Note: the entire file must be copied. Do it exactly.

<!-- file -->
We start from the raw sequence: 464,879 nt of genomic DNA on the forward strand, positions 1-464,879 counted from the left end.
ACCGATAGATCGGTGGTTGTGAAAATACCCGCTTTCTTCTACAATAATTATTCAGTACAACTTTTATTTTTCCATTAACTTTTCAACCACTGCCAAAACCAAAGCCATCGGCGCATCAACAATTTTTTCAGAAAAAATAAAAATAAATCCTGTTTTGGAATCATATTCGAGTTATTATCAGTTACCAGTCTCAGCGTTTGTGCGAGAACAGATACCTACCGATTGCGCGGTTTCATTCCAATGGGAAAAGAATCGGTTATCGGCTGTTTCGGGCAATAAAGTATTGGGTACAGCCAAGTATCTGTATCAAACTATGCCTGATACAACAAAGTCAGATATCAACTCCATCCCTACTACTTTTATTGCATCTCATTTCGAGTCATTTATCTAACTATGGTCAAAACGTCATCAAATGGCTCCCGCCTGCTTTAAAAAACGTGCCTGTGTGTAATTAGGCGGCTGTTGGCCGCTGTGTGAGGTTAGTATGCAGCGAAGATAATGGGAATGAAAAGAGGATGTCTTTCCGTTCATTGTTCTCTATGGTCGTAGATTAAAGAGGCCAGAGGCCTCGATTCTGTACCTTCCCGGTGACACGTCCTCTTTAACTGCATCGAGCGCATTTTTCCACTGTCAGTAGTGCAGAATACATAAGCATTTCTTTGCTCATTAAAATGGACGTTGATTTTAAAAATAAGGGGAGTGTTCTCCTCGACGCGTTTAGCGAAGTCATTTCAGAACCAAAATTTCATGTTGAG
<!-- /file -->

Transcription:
We start from the raw sequence: 464,879 nt of genomic DNA on the forward strand, positions 1-464,879 counted from the left end.
ACCGATAGATCGGTGGTTGTGAAAATACCCGCTTTCTTCTACAATAATTATTCAGTACAACTTTTATTTTTCCATTAACTTTTCAACCACTGCCAAAACCAAAGCCATCGGCGCATCAACAATTTTTTCAGAAAAAATAAAAATAAATCCTGTTTTGGAATCATATTCGAGTTATTATCAGTTACCAGTCTCAGCGTTTGTGCGAGAACAGATACCTACCGATTGCGCGGTTTCATTCCAATGGGAAAAGAATCGGTTATCGGCTGTTTCGGGCAATAAAGTATTGGGTACAGCCAAGTATCTGTATCAAACTATGCCTGATACAACAAAGTCAGATATCAACTCCATCCCTACTACTTTTATTGCATCTCATTTCGAGTCATTTATCTAACTATGGTCAAAACGTCATCAAATGGCTCCCGCCTGCTTTAAAAAACGTGCCTGTGTGTAATTAGGCGGCTGTTGGCCGCTGTGTGAGGTTAGTATGCAGCGAAGATAATGGGAATGAAAAGAGGATGTCTTTCCGTTCATTGTTCTCTATGGTCGTAGATTAAAGAGGCCAGAGGCCTCGATTCTGTACCTTCCCGGTGACACGTCCTCTTTAACTGCATCGAGCGCATTTTTCCACTGTCAGTAGTGCAGAATACATAAGCATTTCTTTGCTCATTAAAATGGACGTTGATTTTAAAAATAAGGGGAGTGTTCTCCTCGACGCGTTTAGCGAAGTCATTTCAGAACCAAAATTTCATGTTGAG